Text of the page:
School of Theology and Seminary Faculty Books

Distant Markets, Distant Harms: Economic Complicity and Christian Ethics

Distant Markets, Distant Harms: Economic Complicity and Christian Ethics


Link to WorldCat

Click here for this book


Does a consumer who bought a shirt made in another nation bear any moral responsibility when the women who sewed that shirt die in a factory fire or in the collapse of the building? Many have asserted, without explanation, that because markets cause harms to distant others, consumers bear moral responsibility for those harms. But traditional moral analysis of individual decisions is unable to sustain this argument.

Distant Harms, Distant Markets presents a careful analysis of moral complicity in markets, employing resources from sociology, Christian history, feminism, legal theory, and Catholic moral theology today.

Because of its individualistic methods, mainstream economics as a discipline is not equipped to understand the causality entailed in the long chains of social relationships that make up the market. Critical realist sociology, however, has addressed the character and functioning of social structures, an analysis that can helpfully be applied to the market. The True Wealth of Nations research project of the Institute for Advanced Catholic Studies brought together an international group of sociologists, economists, moral theologians, and others to describe these causal relationships and articulate how Catholic social thought can use these insights to more fully address issues of economic ethics in the twenty-first century. The result was this interdisciplinary volume of essays, which explores the causal and moral responsibilities that consumers bear for the harms that markets cause to distant others.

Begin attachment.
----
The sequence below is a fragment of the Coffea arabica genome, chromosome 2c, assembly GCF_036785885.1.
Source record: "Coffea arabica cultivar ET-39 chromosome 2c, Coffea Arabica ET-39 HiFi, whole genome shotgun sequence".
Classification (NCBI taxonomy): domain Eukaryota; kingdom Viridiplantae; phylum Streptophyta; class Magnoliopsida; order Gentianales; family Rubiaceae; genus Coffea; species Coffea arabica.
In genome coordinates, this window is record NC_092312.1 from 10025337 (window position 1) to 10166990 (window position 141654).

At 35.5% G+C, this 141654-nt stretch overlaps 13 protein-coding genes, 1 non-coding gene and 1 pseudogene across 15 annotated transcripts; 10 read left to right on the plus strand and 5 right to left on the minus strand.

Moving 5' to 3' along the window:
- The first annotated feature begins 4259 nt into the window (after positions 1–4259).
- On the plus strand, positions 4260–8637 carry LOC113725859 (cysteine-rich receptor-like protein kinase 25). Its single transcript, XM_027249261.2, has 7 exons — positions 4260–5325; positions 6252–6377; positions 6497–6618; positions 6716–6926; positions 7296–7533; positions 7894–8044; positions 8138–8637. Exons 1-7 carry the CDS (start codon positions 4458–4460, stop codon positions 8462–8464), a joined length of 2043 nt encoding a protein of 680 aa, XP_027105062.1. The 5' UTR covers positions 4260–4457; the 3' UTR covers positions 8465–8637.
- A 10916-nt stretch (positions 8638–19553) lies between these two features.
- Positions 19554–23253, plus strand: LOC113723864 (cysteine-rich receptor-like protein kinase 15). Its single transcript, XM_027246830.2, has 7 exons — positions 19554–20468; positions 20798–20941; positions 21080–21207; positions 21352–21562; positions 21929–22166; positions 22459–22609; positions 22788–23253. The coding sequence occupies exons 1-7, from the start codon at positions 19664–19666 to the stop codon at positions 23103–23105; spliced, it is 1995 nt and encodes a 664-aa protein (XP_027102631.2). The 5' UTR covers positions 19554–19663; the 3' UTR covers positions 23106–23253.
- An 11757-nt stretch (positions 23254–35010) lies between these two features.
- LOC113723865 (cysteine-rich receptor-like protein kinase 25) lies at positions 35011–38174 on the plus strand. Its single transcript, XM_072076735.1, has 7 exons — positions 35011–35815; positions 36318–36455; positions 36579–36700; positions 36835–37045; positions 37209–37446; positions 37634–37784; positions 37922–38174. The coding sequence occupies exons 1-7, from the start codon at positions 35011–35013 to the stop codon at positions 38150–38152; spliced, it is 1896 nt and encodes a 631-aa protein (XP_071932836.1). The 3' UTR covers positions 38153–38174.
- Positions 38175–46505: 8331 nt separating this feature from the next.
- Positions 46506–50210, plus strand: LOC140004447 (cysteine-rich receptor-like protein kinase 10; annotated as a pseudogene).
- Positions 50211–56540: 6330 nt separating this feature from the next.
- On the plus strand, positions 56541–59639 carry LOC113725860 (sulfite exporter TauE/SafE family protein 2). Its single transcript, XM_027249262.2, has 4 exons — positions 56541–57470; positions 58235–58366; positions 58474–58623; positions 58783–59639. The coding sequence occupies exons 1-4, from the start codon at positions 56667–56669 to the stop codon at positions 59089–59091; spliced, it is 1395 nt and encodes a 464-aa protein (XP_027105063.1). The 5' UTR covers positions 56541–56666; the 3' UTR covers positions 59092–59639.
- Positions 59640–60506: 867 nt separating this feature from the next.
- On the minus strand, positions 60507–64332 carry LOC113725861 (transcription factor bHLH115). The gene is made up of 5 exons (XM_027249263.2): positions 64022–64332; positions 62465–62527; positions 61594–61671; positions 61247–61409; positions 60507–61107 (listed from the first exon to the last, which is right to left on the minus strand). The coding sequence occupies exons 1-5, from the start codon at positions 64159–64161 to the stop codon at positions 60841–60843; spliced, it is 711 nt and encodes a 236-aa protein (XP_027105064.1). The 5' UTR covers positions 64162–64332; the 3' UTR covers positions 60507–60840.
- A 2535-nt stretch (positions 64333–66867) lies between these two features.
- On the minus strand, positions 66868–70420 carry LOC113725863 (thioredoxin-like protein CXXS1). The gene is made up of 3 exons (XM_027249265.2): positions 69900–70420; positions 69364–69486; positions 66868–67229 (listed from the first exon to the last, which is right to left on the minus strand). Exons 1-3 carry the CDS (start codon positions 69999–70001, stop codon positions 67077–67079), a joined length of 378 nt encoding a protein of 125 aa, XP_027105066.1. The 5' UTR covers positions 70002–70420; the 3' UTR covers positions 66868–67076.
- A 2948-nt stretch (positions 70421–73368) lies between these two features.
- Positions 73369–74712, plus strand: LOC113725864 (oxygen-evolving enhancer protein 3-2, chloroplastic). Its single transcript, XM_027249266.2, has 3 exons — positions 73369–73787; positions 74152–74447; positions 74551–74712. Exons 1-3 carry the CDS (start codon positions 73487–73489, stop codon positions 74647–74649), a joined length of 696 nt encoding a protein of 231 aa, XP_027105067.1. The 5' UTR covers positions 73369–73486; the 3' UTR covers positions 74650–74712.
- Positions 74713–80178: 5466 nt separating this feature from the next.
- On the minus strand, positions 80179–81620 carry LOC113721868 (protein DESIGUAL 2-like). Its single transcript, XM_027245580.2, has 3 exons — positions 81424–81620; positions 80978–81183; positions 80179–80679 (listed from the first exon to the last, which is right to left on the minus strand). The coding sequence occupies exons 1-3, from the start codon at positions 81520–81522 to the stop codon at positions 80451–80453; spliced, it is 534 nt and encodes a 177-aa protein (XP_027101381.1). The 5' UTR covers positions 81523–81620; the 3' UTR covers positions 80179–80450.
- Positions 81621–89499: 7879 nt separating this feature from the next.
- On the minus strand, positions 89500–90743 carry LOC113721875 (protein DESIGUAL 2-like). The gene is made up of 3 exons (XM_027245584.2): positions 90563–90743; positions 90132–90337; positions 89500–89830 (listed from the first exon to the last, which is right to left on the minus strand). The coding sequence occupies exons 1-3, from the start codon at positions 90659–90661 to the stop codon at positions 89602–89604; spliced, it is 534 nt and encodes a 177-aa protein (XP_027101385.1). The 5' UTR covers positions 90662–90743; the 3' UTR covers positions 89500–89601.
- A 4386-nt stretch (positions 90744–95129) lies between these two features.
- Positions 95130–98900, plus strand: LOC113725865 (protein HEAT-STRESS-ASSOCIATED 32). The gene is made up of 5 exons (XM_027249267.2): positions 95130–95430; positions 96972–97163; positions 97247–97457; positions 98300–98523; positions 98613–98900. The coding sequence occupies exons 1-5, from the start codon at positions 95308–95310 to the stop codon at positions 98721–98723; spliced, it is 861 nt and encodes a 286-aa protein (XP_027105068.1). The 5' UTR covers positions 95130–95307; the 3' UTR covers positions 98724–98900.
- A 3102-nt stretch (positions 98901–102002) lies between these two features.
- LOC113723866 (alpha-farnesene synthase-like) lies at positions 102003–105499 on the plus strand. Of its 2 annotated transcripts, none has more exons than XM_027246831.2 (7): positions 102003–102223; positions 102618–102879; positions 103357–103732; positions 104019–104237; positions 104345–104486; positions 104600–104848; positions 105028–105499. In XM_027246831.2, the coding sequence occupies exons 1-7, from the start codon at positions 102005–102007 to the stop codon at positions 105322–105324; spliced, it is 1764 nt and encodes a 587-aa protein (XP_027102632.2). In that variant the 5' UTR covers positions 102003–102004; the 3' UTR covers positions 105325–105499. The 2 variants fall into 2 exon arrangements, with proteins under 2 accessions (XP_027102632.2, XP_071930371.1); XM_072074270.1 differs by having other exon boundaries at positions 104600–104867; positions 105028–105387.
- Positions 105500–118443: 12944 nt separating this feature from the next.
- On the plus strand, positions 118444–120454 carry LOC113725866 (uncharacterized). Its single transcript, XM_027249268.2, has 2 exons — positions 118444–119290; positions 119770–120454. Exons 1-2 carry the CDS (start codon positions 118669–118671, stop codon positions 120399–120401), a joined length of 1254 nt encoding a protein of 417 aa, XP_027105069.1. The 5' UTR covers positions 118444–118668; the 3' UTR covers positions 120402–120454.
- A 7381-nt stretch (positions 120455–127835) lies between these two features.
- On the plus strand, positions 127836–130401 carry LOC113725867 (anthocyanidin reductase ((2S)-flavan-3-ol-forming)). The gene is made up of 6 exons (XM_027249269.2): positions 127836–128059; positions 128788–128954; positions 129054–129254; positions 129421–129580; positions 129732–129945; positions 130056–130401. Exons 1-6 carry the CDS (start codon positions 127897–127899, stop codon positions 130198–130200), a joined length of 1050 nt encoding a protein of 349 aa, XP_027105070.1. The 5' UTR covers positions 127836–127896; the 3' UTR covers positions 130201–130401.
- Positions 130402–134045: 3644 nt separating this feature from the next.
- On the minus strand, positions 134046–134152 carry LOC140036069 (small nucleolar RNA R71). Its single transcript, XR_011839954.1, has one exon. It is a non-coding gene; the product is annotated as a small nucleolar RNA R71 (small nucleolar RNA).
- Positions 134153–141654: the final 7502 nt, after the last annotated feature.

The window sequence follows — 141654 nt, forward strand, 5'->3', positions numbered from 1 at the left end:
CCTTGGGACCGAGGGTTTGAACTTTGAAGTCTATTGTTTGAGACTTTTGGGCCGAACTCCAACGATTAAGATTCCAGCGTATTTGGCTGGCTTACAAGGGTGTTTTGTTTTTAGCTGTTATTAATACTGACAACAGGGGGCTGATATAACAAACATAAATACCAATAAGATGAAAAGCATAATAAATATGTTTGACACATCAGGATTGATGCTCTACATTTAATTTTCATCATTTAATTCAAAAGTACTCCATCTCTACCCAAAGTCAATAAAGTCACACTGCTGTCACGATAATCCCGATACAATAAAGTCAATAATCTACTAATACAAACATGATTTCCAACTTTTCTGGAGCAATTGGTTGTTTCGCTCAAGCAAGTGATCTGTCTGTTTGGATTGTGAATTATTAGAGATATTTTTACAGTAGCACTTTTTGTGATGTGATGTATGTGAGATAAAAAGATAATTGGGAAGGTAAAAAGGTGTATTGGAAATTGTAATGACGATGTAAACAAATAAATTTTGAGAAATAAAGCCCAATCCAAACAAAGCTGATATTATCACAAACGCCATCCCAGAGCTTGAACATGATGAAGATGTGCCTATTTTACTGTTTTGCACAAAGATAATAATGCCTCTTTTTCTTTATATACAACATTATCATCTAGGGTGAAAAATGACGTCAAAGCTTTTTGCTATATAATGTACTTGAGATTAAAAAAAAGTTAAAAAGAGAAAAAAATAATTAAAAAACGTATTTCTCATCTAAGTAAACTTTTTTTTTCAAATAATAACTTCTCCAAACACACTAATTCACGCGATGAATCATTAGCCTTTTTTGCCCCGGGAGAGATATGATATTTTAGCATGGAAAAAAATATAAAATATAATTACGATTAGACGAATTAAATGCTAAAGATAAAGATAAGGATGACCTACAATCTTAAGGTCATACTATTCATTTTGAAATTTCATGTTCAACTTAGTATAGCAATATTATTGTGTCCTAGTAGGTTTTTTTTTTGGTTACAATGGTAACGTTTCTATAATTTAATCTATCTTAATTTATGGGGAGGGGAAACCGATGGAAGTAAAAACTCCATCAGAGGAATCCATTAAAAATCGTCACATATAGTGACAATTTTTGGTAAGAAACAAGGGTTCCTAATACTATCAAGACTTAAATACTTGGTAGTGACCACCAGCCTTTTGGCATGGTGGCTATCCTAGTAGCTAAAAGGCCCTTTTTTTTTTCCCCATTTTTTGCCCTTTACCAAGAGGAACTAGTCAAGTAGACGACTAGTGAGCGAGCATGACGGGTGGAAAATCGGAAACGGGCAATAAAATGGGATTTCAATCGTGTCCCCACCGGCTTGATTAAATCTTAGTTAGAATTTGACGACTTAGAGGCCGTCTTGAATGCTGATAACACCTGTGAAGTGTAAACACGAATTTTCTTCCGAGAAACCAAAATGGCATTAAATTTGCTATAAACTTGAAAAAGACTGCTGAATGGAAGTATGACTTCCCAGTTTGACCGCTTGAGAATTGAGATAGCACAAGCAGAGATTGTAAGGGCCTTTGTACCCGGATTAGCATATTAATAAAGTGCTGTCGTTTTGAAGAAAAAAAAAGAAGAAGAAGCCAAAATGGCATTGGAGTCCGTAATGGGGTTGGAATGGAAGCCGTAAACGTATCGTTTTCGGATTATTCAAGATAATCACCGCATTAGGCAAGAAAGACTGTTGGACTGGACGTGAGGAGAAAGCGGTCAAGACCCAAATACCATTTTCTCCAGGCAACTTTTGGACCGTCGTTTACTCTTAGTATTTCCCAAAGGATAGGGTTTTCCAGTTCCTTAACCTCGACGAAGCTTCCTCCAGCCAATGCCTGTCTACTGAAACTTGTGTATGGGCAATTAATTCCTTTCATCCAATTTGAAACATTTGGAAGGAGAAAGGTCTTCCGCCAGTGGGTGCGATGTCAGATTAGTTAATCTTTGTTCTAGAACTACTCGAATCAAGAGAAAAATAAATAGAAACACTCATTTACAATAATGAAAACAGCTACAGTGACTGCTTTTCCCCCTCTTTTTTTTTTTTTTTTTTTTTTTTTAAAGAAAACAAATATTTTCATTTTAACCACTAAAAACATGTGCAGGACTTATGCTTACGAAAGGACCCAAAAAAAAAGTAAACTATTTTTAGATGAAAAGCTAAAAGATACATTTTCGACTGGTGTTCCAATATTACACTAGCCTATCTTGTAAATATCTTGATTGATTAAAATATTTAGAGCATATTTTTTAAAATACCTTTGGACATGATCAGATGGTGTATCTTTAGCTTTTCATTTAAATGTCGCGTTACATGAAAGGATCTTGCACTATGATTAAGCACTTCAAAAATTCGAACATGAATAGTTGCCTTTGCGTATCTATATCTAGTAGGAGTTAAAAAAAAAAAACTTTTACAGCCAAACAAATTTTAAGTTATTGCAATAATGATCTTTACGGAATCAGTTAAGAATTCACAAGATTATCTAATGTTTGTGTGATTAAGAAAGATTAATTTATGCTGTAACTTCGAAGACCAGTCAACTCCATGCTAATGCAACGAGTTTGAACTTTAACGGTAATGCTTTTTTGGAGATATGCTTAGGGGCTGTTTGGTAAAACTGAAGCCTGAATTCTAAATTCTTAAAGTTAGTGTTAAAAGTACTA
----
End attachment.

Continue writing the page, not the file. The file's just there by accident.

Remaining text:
Publisher’s Website

Oxford University Press



Publication Date



Oxford University Press


New York, NY


Arts and Humanities | Christianity | Economics | Ethics in Religion | Religion | Religious Thought, Theology and Philosophy of Religion | Social and Behavioral Sciences

Distant Markets, Distant Harms: Economic Complicity and Christian Ethics